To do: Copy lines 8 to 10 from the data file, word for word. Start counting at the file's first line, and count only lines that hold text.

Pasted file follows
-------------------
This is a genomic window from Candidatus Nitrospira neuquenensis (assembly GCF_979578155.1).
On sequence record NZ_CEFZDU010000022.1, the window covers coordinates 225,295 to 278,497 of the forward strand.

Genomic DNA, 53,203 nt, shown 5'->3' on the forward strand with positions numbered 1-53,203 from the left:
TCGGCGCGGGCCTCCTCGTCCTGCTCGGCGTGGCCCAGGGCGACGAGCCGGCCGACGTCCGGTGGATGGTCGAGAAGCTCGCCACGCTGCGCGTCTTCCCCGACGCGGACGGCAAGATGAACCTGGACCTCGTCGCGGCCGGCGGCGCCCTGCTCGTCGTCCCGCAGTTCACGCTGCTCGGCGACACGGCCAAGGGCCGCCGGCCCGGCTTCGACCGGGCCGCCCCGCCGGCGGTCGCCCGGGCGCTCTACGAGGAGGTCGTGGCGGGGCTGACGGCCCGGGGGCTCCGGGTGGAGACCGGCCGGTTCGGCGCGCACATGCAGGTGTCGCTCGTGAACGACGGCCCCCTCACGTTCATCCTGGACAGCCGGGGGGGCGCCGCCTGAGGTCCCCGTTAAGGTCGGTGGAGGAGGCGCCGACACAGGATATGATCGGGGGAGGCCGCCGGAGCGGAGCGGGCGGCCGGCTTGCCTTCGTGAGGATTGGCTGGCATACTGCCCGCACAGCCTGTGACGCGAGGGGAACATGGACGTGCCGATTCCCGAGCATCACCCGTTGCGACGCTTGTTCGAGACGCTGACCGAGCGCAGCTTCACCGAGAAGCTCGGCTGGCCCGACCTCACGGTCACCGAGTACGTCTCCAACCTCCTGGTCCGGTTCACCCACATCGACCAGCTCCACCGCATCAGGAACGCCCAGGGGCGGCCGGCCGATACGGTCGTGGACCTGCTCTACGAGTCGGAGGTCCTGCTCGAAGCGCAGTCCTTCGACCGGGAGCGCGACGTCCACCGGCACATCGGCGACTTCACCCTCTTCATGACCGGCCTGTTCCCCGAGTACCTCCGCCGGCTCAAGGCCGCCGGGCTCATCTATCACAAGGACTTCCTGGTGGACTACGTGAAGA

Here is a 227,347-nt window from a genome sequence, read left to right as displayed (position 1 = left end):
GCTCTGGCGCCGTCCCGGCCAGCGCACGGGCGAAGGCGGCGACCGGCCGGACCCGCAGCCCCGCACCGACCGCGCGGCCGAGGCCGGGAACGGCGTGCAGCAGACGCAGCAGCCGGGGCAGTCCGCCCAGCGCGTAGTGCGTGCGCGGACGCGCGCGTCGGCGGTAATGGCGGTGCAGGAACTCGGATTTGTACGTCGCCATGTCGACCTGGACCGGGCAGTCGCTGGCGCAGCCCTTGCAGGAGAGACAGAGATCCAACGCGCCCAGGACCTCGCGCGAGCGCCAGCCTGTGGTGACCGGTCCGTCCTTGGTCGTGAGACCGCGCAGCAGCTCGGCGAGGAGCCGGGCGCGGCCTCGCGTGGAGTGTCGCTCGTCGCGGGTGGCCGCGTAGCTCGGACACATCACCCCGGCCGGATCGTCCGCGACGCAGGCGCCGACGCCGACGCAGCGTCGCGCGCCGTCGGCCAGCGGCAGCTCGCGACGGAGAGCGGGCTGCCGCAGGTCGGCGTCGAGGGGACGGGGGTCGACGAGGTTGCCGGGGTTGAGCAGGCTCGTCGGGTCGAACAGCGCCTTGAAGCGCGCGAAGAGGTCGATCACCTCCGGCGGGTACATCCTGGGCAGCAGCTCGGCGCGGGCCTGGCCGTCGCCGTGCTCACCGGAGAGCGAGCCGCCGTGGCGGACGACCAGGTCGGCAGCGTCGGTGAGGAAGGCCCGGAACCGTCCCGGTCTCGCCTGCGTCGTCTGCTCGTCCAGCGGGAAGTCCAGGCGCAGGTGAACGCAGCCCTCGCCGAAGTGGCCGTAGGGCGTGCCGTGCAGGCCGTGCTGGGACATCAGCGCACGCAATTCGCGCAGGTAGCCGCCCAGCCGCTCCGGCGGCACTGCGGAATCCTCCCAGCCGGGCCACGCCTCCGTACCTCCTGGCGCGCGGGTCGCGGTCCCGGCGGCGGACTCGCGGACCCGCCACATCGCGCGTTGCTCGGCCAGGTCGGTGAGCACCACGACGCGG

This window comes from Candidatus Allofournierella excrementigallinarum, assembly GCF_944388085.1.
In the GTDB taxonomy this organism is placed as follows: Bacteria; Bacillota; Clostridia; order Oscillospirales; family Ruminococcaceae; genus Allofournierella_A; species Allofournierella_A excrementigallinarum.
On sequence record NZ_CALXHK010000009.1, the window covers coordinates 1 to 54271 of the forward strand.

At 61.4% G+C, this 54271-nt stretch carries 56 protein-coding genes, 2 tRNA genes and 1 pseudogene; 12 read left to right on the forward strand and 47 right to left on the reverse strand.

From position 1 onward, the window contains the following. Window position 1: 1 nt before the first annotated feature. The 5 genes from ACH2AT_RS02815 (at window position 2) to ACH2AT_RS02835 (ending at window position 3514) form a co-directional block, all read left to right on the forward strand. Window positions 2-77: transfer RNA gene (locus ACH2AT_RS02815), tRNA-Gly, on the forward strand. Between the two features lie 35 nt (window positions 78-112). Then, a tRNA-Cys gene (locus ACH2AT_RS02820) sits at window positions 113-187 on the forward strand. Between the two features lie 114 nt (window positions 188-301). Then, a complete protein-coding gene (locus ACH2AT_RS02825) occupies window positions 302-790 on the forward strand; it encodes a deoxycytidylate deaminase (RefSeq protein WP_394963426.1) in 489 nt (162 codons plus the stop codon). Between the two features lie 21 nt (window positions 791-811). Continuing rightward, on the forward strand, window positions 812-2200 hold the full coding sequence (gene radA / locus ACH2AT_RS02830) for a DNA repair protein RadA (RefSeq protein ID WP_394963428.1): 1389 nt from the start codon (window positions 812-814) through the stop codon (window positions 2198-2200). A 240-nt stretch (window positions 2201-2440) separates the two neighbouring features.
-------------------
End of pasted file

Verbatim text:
In the GTDB taxonomy this organism is placed as follows: Bacteria; Bacillota; Clostridia; order Oscillospirales; family Ruminococcaceae; genus Allofournierella_A; species Allofournierella_A excrementigallinarum.
On sequence record NZ_CALXHK010000009.1, the window covers coordinates 1 to 54271 of the forward strand.

At 61.4% G+C, this 54271-nt stretch carries 56 protein-coding genes, 2 tRNA genes and 1 pseudogene; 12 read left to right on the forward strand and 47 right to left on the reverse strand.